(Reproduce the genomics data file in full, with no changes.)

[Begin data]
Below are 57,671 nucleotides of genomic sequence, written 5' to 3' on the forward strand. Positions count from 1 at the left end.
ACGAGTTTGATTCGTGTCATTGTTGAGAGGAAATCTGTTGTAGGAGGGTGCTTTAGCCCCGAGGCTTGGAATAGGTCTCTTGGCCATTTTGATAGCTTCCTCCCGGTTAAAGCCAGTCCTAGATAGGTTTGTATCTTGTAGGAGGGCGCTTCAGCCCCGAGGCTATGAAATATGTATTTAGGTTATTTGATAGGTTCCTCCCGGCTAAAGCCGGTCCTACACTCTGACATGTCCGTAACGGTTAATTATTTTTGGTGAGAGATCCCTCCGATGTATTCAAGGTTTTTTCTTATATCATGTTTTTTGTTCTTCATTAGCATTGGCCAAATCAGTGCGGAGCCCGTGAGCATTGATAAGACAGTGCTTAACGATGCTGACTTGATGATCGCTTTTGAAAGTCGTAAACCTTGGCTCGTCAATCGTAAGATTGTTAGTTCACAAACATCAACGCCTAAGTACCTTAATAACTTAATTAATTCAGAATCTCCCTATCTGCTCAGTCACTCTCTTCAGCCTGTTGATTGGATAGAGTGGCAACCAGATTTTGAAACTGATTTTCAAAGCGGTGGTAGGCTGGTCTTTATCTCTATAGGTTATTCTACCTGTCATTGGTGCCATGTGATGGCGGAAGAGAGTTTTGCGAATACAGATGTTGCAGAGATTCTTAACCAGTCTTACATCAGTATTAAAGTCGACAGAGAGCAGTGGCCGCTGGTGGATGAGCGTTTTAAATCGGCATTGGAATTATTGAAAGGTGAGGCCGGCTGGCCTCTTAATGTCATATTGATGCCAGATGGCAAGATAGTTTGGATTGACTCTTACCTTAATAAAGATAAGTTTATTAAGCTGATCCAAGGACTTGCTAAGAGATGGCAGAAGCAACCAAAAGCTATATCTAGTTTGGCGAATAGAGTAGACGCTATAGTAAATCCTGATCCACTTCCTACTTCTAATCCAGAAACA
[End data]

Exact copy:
Below are 57,671 nucleotides of genomic sequence, written 5' to 3' on the forward strand. Positions count from 1 at the left end.
ACGAGTTTGATTCGTGTCATTGTTGAGAGGAAATCTGTTGTAGGAGGGTGCTTTAGCCCCGAGGCTTGGAATAGGTCTCTTGGCCATTTTGATAGCTTCCTCCCGGTTAAAGCCAGTCCTAGATAGGTTTGTATCTTGTAGGAGGGCGCTTCAGCCCCGAGGCTATGAAATATGTATTTAGGTTATTTGATAGGTTCCTCCCGGCTAAAGCCGGTCCTACACTCTGACATGTCCGTAACGGTTAATTATTTTTGGTGAGAGATCCCTCCGATGTATTCAAGGTTTTTTCTTATATCATGTTTTTTGTTCTTCATTAGCATTGGCCAAATCAGTGCGGAGCCCGTGAGCATTGATAAGACAGTGCTTAACGATGCTGACTTGATGATCGCTTTTGAAAGTCGTAAACCTTGGCTCGTCAATCGTAAGATTGTTAGTTCACAAACATCAACGCCTAAGTACCTTAATAACTTAATTAATTCAGAATCTCCCTATCTGCTCAGTCACTCTCTTCAGCCTGTTGATTGGATAGAGTGGCAACCAGATTTTGAAACTGATTTTCAAAGCGGTGGTAGGCTGGTCTTTATCTCTATAGGTTATTCTACCTGTCATTGGTGCCATGTGATGGCGGAAGAGAGTTTTGCGAATACAGATGTTGCAGAGATTCTTAACCAGTCTTACATCAGTATTAAAGTCGACAGAGAGCAGTGGCCGCTGGTGGATGAGCGTTTTAAATCGGCATTGGAATTATTGAAAGGTGAGGCCGGCTGGCCTCTTAATGTCATATTGATGCCAGATGGCAAGATAGTTTGGATTGACTCTTACCTTAATAAAGATAAGTTTATTAAGCTGATCCAAGGACTTGCTAAGAGATGGCAGAAGCAACCAAAAGCTATATCTAGTTTGGCGAATAGAGTAGACGCTATAGTAAATCCTGATCCACTTCCTACTTCTAATCCAGAAACA